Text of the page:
Back To Top

bLOG: Sorry....what happened?

bLOG: Sorry....what happened?
Date Posted: 03/03/2022

 

Sorry. The <insert data segment here> went up by how much!?

 

Over the next several months, reports will come out comparing February 2022 or March 2022 or April 2022 to the same month in 2021. The result will be statistical mayhem as the number of sales and new listings will appear to be in double digit negative territory.  Meanwhile, prices will be up by 20 or 30 or 60%, depending on where you look. 

 

How? It's a byproduct of a number variables that all provide further evidence of why monthly year over year reports are dangerous territory. 

 

Maybe it's best to think of real estate data as habanero peppers. Consume them with caution. 

 

A few examples. 

 


 

Are the number of home sales dropping!?

 

Prior to 2021, there had only been 4 months on record with more than 1,000 sales. 

 

May & June 2016. 

July & August 2020

 

Then along came spring 2021. 

March had 1,149 sales: 64% higher than the 10 year average

April had 1,160 sales: 59% higher than the 10 year average

May had 1,009 sales: 25% higher than the 10 year average

 

February 2021 came in at 770 sales. Even though it was below 1,000 sales, it was still the biggest February on record, handily beating 2nd place Feburary 2017. 

 

Get ready for several months of negative territory for the number of homes sold. 

 

Yes, February 2022 was down 15% in the number of homes sold compared to February 2021. But here is an important thing to know. In spite of being down 15%, February 2022 still came with the 2nd highest number of sales, compared to previous months of February.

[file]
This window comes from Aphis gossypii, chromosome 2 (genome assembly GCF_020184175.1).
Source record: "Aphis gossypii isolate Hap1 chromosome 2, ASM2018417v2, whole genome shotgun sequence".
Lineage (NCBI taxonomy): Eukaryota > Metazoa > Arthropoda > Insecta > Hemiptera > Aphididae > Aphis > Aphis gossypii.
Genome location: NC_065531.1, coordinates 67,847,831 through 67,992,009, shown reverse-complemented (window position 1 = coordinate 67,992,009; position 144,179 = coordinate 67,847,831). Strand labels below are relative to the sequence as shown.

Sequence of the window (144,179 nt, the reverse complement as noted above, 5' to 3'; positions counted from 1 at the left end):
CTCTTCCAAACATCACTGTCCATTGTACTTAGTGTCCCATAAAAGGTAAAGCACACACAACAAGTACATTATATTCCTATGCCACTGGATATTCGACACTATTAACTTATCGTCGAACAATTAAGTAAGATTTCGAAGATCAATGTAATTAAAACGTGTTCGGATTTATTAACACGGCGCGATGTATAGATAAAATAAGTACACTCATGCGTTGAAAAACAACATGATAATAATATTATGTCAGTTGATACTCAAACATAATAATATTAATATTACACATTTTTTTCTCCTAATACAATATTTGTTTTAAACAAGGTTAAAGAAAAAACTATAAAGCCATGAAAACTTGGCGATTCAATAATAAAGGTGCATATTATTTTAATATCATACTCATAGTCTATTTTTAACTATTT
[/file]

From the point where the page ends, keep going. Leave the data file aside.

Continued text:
And that trend may well continue as we move through the spring market. Even though it will likely be historically strong, spring 2022 may not stand a chance. 

 


Average Sale Prices get the headlines.

 

We can talk about the lack of listings or quick days to sell all day long, but the headlines are typically reserved for sale prices. 

 

Are they up? Are they down!?  By how much!!??

 

And with good reason. We have seen some of the most startling (and concerning) price increases in the last few years, none more shocking than what we've seen so far in 2022. Thanks to compounding supply and demand imbalance, there was a huge jump in prices from December 2021 to January 2022. But here is where pricing can get complicated. While Niagara has some cities with larger turnover (St.Catharines, Niagara Falls and Welland are the 3 largest cities for number of homes sold on an annual basis), there are several that have a smaller number of homes sold. The result is that a few sales can pull the data up or down by several percent. 

 

That said, here are the average sale prices from December 2021 to January 2022:

 

City

December Average Sale Price

January Average Sale Price  % Change
Niagara Region $755,000 $850,000

+ 12.6%

St.Catharines

$665,000 $779,000 + 17.1%

Niagara Falls

$741,000 $849,000 + 14.6%

Welland

$642,000 $724,000 + 12.8%

Thorold

$702,000 $875,000 + 24.6%

Grimsby

$894,000 $1,028,000 + 15%

Lincoln

$913,000 $1,043,000 + 14.2%

Port Colborne

$688,000 $775,000 + 12.6%

Fort Erie

$739,000 $745,000 + 0.8%

Niagara-on-the-Lake

$1,194,000 $1,073,000 - 10.1%

Fonthill

$1,136,000 $1,029,000 - 9.4%

 

With each of those changes, there is a back story to understand...